Students will learn about global aspects of music and its meaning with connections to the environment, sound, and world cultures.
This course offers an introduction to the field of ethnomusicology and introduces various traditional and popular musics from around the world, with special emphasis on the countries we will visit on our voyage. In addition to expanding our own musical horizons, the course offers insight into the complex relationship between musical practices and cultural understandings as they are embedded within overarching dynamics of historical, social and ecological change.
We will explore ancient court and folk musics from China, Japan, Vietnam and Myanmar; nuanced art music traditions from India and popular songs from Bollywood; multilayered dance-drumming ensembles from Ghana; popular and spiritual traditions in Morocco and South Africa; and much more!
Through surveying selected musical traditions and practices from around the world, this course explores the ways in which music both reflects and affects social, cultural, and ecological relationships. Students will become familiar with basic musical and anthropological concepts while also considering their role as ethnographic observers. In addition to course readings, audio-visual materials and occasional on-ship music-making opportunities, field classes will present students an intimate opportunity to experience music and dance firsthand and to interact with diverse musical culture-bearers.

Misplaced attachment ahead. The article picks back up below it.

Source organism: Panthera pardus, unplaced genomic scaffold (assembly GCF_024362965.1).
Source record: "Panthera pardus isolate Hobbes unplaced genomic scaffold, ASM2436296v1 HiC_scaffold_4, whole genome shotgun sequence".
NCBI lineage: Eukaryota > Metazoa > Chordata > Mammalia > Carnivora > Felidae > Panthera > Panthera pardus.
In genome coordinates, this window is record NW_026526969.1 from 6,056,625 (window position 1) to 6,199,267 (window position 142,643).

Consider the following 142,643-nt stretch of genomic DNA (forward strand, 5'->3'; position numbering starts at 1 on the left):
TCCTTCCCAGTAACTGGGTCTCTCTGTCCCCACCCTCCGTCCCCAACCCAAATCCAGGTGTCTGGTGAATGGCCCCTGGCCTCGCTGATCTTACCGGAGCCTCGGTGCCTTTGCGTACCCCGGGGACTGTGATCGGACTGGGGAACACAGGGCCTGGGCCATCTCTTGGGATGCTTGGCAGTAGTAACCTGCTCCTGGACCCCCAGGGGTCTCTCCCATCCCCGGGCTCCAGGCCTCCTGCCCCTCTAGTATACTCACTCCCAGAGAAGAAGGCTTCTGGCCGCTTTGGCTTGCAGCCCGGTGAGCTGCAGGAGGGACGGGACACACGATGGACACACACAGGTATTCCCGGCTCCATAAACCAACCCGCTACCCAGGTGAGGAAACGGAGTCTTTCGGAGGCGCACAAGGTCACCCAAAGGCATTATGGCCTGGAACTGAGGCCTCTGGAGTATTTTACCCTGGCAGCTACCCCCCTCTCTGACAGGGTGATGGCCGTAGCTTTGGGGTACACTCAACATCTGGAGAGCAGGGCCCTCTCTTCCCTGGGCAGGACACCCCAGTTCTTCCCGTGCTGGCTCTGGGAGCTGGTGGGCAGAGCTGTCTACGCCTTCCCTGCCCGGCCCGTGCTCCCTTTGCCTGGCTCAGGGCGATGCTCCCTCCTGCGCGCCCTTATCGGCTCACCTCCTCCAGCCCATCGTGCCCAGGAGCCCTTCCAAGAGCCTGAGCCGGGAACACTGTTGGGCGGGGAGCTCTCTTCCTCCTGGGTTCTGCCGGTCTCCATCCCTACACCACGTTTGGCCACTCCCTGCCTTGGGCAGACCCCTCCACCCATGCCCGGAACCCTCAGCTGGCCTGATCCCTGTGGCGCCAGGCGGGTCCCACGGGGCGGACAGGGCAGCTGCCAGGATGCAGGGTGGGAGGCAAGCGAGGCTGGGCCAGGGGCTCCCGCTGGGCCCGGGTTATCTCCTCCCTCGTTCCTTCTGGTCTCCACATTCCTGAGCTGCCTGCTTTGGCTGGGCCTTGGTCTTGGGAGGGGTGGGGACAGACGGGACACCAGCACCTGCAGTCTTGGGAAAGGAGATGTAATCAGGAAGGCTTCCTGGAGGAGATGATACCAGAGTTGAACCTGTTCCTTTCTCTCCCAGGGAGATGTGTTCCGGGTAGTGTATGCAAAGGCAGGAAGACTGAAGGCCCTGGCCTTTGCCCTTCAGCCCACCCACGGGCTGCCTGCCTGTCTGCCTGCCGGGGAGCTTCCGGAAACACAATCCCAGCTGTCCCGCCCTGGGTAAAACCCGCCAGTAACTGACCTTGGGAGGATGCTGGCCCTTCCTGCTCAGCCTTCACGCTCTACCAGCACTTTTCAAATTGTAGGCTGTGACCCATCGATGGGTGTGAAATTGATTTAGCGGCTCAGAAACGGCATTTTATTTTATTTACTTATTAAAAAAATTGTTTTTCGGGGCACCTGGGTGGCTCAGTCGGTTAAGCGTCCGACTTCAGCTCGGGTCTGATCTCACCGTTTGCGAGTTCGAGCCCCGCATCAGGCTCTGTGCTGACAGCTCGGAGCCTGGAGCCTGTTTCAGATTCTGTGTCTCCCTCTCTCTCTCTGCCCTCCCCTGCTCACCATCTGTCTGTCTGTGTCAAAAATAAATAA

While no previous technical knowledge of music is necessary in order to succeed in this course, students will be expected to develop critical listening skills alongside critical thinking skills, and will be expected to identify certain musical aspects of listening examples. More broadly, however, the course highlights the ways in which music often articulates and shapes important political and social issues, and how mass media influences musical production and consumption on a global scale.
Field WorkCountry: Ghana
Date: April 3, 2019
This Field Class will allow students to: (1) observe the process of making musical instruments, including drums, shakers, and bells; (2) interact with craftsman, artists, and culture-bearers: (3) participate in a drumming and dance workshop. Professor Professor Daniel Avorgbedor, an Ethnomusicologist from The Institute of African Studies at The University of Ghana, will be our local expert and host for the day.
Through presentations, discussions and participant-observation, students will increase their understanding of the intricate connections between movement, music, narrative and ritual in Ghana. Students will be exposed to—and participate in—singing, dancing, and various drumming styles, which may include kpalogo, gota, kete and others. Students should take thorough notes in preparation for writing a field class reflection paper on return to the ship.
1. Experience community craftsmanship in a local Ghanaian drum-carving village.
2. Learn about the intricate connections between movement, music, narrative and ritual in Ghana.
3. Gain a firsthand understanding of the complexity of African rhythms, dance, and singing style.